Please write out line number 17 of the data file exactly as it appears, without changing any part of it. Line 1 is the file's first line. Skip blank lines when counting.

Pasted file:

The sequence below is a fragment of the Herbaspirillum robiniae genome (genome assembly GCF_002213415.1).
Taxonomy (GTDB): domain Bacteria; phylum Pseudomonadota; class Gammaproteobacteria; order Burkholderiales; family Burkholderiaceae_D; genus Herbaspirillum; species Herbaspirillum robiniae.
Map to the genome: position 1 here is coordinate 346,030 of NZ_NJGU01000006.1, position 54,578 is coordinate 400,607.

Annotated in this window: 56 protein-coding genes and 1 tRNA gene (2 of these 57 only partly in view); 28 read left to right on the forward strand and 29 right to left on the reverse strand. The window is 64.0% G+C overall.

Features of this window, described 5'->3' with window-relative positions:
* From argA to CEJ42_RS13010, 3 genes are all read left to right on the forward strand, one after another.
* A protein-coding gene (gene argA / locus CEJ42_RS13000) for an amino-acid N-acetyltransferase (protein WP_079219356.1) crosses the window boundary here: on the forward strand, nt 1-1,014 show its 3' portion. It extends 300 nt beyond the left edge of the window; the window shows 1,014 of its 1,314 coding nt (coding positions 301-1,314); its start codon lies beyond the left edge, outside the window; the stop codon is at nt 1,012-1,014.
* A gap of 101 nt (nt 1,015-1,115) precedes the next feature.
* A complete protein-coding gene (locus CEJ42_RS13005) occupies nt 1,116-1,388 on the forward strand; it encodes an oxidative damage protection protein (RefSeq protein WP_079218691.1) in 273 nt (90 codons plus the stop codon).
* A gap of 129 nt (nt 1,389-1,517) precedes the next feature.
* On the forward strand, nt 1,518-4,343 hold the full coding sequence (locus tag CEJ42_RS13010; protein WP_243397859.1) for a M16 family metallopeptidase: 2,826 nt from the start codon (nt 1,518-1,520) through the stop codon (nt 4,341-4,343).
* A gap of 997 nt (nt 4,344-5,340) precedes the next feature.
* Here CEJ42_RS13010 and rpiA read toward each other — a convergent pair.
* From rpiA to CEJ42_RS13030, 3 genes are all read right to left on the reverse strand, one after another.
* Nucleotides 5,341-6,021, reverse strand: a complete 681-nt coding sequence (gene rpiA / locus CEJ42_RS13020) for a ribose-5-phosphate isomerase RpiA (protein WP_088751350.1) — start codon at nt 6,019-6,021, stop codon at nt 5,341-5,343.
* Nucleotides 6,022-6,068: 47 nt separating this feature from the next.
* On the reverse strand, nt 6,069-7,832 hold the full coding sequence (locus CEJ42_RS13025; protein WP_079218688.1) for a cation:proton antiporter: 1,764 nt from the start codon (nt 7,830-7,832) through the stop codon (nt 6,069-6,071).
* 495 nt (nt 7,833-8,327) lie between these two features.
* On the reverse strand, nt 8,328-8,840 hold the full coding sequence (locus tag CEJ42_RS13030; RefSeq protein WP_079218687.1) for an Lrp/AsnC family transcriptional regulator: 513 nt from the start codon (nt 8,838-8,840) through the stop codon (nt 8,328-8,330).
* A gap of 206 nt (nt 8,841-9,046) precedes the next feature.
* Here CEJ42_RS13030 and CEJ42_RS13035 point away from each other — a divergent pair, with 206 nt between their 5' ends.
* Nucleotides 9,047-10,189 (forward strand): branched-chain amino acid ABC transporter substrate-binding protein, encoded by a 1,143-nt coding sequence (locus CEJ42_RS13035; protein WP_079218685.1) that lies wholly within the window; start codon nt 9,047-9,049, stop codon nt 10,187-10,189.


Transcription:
* On the reverse strand, nt 6,069-7,832 hold the full coding sequence (locus CEJ42_RS13025; protein WP_079218688.1) for a cation:proton antiporter: 1,764 nt from the start codon (nt 7,830-7,832) through the stop codon (nt 6,069-6,071).